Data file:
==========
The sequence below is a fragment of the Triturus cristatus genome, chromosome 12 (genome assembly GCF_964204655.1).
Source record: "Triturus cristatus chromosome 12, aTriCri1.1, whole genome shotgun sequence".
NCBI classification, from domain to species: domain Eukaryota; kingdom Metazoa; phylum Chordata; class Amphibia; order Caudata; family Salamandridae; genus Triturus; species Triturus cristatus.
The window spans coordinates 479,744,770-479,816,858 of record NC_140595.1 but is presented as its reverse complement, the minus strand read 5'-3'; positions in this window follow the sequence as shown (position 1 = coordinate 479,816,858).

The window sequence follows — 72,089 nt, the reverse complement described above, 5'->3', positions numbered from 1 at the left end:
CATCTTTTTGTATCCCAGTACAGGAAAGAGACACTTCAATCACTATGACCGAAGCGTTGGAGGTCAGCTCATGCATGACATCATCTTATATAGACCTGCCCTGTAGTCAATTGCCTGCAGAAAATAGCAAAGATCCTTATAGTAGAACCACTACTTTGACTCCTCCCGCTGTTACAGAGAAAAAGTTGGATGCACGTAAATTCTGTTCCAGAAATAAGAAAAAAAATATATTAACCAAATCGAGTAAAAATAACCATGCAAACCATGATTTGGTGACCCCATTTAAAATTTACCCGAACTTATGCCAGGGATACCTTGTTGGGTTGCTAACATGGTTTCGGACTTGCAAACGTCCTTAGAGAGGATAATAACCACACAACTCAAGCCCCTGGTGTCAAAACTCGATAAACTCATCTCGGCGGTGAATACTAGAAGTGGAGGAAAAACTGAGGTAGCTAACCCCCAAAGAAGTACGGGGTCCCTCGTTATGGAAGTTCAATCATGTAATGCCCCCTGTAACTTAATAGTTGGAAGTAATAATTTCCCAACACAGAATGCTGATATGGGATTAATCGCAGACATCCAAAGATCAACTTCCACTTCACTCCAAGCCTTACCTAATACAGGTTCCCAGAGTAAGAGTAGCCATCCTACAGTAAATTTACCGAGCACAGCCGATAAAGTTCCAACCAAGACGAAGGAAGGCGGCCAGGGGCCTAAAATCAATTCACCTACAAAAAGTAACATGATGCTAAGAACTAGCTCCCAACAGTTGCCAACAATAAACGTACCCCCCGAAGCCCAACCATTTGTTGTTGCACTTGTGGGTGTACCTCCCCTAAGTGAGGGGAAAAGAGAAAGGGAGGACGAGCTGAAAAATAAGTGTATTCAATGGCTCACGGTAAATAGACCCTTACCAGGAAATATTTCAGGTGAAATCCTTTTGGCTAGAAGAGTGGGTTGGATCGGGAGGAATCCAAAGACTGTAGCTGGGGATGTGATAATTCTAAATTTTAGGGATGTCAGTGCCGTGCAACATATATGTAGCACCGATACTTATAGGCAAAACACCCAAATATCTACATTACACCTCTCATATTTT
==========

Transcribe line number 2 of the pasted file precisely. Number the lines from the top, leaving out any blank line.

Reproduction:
Source record: "Triturus cristatus chromosome 12, aTriCri1.1, whole genome shotgun sequence".